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Will China set a Good Example for the Rest of the World in battling Economic Crisis Due to Coronavirus?

 Will China set a Good Example for the Rest of the World in battling Economic Crisis Due to Coronavirus?

China, the emerging ground of the COVID-19 pandemic, seems to be going back to its normal routine as the number of cases is affixed at zero. However, the fact of the matter is that the economy of the country was locked down for a good two months which has managed to cause drastic damage to the finances of the country. The current scenario delineates the acute losses China’s economy has undergone, and this may foretell what is going to happen in the countries that are present in the initial stages of the outbreak.

The economic crisis due to coronavirus is substantially going to impact the growth of GDP as there have been dual hits because of domestic slowdown and upcoming fall in demand of the global market. The governing authorities will now have to go through difficult choices whether to keep afloat its employment and meet the targets of annual-growth through spending that could endanger long-term stability of the economy.

Current economic scenario

The area that received the maximum jolt was the export-oriented industries along with travel and consumer spending during a major holiday season. The economic shock has been worse than the expectation with industrial production reduced to 13.5%, retail sales reduced to 20.5% and fixed asset investment came down to 24.5%.

During these months, a minimum of 5 million workers became unemployed resulting in a massive decline in the unemployment rate to 6.2%- the highest in decades. China was already facing economic slowdown even before the emergence of COVID-19 with 6.1% in 2019 against 10% in 2010. Economists are compelled to revise their growth projections downwards and it will continue to get revised as the blow of COVID-19 has now reached Europe, the U.S. and other major countries jeopardizing the demand of the global consumer. The weak demand would be another blow to the economy of China since 20% of total China’s exports go to the U.S., 9.2 % to Italy, France, Germany, and Spain with 10.6% to Japan and South Korea.

How the Chinese Government is tackling the Situation?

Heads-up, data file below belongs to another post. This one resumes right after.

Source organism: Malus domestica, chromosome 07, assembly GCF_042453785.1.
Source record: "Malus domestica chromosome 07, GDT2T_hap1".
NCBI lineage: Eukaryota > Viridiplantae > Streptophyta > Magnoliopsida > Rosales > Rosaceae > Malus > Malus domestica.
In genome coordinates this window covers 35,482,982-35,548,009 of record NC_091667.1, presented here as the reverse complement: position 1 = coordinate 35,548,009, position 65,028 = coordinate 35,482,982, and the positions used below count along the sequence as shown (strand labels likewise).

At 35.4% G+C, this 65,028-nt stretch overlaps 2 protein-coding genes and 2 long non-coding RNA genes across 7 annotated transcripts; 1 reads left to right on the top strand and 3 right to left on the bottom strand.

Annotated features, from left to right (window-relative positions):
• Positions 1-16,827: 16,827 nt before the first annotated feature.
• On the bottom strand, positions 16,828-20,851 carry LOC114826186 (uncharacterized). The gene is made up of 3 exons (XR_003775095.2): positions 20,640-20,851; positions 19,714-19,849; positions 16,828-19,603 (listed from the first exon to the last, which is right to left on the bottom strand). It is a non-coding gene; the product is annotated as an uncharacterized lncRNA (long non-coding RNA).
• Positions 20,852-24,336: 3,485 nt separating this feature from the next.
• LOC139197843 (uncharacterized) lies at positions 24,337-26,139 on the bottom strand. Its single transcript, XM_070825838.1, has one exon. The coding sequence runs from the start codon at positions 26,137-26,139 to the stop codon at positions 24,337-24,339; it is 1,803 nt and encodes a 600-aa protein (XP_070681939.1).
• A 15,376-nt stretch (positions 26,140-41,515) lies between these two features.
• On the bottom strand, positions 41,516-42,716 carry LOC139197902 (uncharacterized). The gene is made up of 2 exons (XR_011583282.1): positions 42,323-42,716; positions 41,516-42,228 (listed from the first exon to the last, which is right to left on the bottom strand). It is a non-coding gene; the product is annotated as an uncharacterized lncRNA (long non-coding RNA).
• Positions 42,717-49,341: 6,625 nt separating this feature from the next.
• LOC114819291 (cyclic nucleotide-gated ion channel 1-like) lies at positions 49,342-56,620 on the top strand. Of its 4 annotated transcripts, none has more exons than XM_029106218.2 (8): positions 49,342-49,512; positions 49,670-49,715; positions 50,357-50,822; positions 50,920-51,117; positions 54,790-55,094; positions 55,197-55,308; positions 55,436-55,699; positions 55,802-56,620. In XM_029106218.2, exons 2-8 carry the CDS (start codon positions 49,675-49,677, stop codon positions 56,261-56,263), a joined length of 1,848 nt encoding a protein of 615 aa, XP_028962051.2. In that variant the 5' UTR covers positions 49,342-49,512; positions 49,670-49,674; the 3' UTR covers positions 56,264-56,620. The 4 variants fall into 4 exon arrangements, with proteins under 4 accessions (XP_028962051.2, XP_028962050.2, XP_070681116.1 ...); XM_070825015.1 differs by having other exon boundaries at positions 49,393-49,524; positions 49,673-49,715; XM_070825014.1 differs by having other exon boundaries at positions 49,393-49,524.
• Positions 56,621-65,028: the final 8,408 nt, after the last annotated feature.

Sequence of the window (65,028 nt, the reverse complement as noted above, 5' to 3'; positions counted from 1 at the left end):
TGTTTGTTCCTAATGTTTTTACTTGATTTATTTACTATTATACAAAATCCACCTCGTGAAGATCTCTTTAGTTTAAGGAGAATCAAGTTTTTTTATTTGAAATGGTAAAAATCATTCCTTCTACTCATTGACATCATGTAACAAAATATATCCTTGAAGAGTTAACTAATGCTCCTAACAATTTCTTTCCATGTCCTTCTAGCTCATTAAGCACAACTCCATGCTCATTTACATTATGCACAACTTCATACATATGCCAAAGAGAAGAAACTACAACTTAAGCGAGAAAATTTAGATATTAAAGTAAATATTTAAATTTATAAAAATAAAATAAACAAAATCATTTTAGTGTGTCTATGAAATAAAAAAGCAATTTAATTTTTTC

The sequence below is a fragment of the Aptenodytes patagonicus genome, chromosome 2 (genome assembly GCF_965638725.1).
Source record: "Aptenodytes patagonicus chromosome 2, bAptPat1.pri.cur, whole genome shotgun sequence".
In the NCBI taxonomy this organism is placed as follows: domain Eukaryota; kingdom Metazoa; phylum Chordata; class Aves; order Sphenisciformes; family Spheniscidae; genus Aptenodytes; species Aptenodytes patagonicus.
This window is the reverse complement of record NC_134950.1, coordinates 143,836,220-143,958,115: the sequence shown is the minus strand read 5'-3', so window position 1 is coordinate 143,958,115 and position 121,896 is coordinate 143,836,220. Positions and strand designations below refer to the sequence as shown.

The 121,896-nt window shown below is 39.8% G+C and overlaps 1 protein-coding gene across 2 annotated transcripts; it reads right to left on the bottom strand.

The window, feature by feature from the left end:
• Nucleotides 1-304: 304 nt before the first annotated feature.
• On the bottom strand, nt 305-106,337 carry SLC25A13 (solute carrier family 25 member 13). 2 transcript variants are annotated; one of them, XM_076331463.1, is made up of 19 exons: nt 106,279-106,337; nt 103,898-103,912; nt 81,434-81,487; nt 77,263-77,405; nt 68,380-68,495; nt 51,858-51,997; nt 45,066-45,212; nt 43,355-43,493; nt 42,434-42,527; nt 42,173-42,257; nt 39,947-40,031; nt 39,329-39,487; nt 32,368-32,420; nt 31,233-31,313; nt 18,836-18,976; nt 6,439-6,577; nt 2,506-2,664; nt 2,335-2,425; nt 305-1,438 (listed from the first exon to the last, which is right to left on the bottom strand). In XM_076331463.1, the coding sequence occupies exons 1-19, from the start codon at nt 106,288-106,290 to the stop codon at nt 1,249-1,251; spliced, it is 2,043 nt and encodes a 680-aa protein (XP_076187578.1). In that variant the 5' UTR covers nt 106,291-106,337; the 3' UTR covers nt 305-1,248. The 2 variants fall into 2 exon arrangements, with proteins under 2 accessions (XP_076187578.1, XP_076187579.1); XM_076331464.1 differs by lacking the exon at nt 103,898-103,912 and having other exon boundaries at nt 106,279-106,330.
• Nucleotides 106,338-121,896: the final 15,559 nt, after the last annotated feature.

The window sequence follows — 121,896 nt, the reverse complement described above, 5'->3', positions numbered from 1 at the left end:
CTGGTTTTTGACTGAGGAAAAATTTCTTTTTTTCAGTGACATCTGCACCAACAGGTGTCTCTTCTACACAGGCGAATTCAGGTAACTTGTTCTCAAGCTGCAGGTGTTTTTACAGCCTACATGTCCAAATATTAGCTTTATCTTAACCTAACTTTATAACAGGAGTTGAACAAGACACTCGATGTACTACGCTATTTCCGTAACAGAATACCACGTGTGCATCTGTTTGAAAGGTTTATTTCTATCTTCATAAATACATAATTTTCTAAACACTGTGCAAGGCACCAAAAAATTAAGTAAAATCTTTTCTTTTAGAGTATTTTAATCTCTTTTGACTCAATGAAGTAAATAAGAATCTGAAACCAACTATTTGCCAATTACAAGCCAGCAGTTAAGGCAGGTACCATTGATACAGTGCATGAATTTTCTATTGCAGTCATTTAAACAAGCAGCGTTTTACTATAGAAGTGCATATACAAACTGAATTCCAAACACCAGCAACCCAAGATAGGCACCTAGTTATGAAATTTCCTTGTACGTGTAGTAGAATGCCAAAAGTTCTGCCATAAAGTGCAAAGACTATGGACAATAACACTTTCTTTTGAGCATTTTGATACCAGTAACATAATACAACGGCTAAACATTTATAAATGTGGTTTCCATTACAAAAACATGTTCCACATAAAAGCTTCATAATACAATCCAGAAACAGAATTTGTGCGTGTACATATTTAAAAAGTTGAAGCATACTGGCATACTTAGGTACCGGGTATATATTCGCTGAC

The sudden mount in unemployment and slowdown in growth rate has sabotaged the goal of China becoming a ‘moderately prosperous society’ soon. As of now, the government is stressing on recovering and returning to normal by the second quarter of this year. In mid-March, the government declared that 90% of the state-owned enterprises have continued operations as well as 60% of SMEs outside of the Hubei province.

Unlike the governments of other countries who are rapidly making plans to reshape their economies through fiscal and monetary policies, China’s government has moved stagnantly so far. Till now, the central government of China has put emphasis on tax relief and expanding liquidity. The People’s Bank of China has reduced the reserve ratio requirement to 1 % and lent $78.8 billion through banks to small businesses majorly affected by COVID-19.

Persistent crisis in Demand 

Now that COVID-19 has become a global issue, the demand crisis is only going to get worse which would be followed by more decisions taken through the sessions of the National People’s Congress, China’s legislature and the Chinese People’s Political Consultative Conference. However, through sources, it has been deduced that there would be a massive increase in 2020 government budget deficit from 3% to 3.5% in Beijing due to spending around $ 390 billion which includes funds for infrastructure, local government bonds, emergency materials, public health, 5G and data centers.


As China has still not completely recovered from the global financial crisis of 2008, and there is a persistent structural slowdown, the increased budget would only lead to increased borrowings and crumbled economic stability.

Places such as Qian’an are known for having some of the largest mills in Tangshan where 10 percent of the total country’s steel is produced and holds extreme importance for the global markets that import metal. Through swiftly raising the production process in such mills, the impact of a pandemic can be relieved implying that the short, spiky shock to the second-largest economy of the world can expect a quick recovery – ‘V-shaped recovery’, but only if things go according to the plan keeping uncertainties aside.

Nevertheless, being the world’s second-largest economy, China would go forth with calculated measures and take certain risks to bring back political and economic stability.